Customize Your Message
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Customize Your Message

Make All Listeners Feel Your Message Is Meant Just For Them
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0.0 (0 ratings)
Instead of using a simple lifetime average, Udemy calculates a course's star rating by considering a number of different factors such as the number of ratings, the age of ratings, and the likelihood of fraudulent ratings.
6 students enrolled
Created by Jason Teteak
Last updated 8/2017
English
Current price: $10 Original price: $50 Discount: 80% off
5 hours left at this price!
30-Day Money-Back Guarantee
Includes:
  • 1 hour on-demand video
  • 5 Supplemental Resources
  • Full lifetime access
  • Access on mobile and TV
  • Certificate of Completion
What Will I Learn?
  • Customize takeaway hooks for your listeners
  • Do additional research for a specific audience
  • Customize your powerpoint slides
  • Consider the sensibilities of the group you’re addressing
  • Plan questions that are geared to a specific group
  • Match the mood of the audience
  • Recognize the signs of boredom
  • Show empathy to make them know you’re tailoring to them
  • Point out examples where you have tailored your presentation
  • Show you’re meeting the audience’s needs when you ask for questions
  • Give real-life uses they can relate to
View Curriculum
Requirements
  • Make sure to download the follow along workbook
Description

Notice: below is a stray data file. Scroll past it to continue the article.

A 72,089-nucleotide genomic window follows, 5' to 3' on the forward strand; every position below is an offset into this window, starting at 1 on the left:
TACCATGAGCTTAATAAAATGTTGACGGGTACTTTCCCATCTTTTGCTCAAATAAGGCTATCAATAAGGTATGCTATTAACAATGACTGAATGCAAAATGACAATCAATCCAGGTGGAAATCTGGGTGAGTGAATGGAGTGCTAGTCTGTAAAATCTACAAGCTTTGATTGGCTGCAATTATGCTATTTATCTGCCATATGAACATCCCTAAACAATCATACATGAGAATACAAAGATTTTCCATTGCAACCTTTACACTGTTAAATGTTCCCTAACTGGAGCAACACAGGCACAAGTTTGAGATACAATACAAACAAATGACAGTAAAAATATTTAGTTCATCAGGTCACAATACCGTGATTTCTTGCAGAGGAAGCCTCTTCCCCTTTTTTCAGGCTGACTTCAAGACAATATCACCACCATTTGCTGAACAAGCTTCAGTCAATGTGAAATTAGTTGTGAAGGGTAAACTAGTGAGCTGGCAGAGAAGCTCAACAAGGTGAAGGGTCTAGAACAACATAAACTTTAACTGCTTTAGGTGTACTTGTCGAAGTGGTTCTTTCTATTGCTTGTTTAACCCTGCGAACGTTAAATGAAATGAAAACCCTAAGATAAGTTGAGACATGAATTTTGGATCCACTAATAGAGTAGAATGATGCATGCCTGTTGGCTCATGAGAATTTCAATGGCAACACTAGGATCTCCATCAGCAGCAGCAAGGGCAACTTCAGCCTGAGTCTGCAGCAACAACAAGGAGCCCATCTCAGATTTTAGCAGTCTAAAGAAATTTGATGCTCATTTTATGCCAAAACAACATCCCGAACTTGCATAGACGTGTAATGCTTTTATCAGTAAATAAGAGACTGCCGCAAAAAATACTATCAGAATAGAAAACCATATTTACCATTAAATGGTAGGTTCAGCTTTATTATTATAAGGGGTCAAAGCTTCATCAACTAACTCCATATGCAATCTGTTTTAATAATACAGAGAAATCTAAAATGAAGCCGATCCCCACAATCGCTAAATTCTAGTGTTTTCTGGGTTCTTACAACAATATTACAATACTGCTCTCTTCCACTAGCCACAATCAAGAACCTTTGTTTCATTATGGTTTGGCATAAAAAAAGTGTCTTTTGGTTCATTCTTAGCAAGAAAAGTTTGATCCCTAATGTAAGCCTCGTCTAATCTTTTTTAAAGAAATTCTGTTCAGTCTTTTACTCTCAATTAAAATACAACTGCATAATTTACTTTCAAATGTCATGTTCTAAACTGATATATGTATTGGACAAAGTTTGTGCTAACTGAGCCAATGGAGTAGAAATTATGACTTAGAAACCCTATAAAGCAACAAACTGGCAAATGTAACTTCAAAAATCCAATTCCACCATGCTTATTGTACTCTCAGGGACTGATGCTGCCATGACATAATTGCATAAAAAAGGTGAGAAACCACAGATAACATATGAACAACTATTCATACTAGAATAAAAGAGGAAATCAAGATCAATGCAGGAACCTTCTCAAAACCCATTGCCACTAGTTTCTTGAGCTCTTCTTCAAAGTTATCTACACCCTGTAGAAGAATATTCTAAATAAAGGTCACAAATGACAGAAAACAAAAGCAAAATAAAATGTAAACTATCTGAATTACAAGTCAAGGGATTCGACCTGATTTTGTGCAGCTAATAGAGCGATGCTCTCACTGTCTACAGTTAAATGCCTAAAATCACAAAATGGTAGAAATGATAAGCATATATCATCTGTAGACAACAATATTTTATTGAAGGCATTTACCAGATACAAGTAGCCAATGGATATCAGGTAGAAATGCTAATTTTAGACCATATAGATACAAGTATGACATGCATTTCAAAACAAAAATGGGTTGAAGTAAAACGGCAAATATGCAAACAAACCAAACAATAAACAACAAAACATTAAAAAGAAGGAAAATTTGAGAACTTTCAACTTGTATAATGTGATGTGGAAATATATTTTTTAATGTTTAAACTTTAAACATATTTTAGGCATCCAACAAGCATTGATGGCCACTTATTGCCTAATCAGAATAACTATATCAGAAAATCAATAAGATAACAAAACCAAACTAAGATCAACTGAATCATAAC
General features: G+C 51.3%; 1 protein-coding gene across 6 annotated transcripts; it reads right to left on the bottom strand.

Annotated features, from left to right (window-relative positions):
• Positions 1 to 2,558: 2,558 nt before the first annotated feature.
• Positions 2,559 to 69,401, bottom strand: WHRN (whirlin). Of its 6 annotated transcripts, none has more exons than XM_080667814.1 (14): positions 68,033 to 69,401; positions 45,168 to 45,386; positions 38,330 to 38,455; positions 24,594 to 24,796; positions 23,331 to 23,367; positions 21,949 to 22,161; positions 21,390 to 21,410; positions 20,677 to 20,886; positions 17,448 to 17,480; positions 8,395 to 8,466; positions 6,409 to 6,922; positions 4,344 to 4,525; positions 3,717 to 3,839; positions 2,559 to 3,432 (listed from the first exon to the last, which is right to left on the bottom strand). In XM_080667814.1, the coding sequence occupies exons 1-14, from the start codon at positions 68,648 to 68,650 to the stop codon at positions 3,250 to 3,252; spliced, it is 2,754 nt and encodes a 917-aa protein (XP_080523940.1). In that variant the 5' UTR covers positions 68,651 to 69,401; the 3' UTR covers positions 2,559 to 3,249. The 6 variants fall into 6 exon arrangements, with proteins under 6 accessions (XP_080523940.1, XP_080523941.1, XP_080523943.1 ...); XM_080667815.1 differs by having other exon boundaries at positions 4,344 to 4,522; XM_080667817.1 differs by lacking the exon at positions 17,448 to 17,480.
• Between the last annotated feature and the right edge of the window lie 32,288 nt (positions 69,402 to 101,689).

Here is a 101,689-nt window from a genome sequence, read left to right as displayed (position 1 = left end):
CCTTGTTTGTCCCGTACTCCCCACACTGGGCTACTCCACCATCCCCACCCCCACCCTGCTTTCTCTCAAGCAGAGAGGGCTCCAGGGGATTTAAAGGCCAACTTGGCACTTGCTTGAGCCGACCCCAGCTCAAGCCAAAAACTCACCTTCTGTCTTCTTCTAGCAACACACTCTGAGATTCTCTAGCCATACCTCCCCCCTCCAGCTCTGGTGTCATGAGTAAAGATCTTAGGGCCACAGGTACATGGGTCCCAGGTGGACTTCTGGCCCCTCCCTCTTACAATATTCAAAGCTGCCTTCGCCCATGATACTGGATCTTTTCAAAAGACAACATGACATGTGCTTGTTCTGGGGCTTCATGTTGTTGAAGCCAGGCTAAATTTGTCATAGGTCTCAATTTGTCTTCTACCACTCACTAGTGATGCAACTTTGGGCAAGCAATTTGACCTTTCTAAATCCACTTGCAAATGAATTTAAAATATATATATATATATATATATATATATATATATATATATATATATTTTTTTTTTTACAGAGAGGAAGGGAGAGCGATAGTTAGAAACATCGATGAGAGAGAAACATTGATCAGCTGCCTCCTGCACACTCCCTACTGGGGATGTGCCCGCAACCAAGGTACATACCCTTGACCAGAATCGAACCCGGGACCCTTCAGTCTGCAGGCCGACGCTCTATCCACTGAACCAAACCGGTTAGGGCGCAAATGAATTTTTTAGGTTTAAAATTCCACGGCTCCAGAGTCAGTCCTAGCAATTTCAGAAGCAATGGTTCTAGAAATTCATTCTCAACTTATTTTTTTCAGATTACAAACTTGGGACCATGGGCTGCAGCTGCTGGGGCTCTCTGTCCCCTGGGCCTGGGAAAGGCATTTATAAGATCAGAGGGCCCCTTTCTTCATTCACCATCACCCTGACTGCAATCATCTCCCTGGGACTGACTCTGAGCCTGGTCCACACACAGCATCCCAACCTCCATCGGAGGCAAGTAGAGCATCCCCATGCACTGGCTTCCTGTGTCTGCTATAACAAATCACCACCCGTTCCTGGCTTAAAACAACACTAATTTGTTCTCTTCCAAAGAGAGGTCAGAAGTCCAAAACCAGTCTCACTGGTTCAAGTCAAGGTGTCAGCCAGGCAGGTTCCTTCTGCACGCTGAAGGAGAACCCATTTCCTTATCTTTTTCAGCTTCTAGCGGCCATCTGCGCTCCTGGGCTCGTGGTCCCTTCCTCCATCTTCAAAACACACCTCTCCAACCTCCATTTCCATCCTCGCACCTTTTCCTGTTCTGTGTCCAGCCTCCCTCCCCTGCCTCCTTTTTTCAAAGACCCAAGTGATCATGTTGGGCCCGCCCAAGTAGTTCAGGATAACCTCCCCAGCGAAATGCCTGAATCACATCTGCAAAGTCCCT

You may routinely give presentations on different topics to a particular kind of audience (a group of physicians, for example, or executives, or even a convocation of college students). You may also give presentations on the same topic to audiences of all different types. In either case, there will be times when you want to make the presentation even more effective by spending some advance time tailoring it for a specific audience.

It’s even more challenging when you arrive at a presentation only to discover the composition of your audience is not what you expected. Or, even if you’ve done your research and prepared very carefully for your audience, you realize that their expectations are different from what you had anticipated. In these cases, you’ll also have to tailor your presentation, but you’ll have to do it in real time. Tailoring your approach will give your presentation much extra added value. 

Who is the target audience?
  • Entrepreneurs
  • Sales professionals
  • Business managers
  • Teachers
  • Trainers
Compare to Other Presentation Skills Courses
Curriculum For This Course
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Introduction
1 Lecture 04:23

You may routinely give presentations on different topics to a particular kind of audience (a group of physicians, for example, or executives, or even a convocation of college students). You may also give presentations on the same topic to audiences of all different types. In either case, there will be times when you want to make the presentation even more effective by spending some advance time tailoring it for a specific audience.

It’s even more challenging when you arrive at a presentation only to discover the composition of your audience is not what you expected. Or, even if you’ve done your research and prepared very carefully for your audience, you realize that their expectations are different from what you had anticipated. In these cases, you’ll also have to tailor your presentation, but you’ll have to do it in real time. Tailoring your approach will give your presentation much extra added value.

Preview 04:23
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Edit in Advance for a Specific Audience
2 Lectures 23:57

If you are giving the same presentation to a number of different audiences, one of the best ways to make your listeners feel you wrote the presentation just for them is to modify every one of your takeaway hooks to suit them in particular.

For example, when I gave a presentation to a group of newly hired assistant professors on how to give a compelling lecture, among the takeaways I planned to include was one about confidence.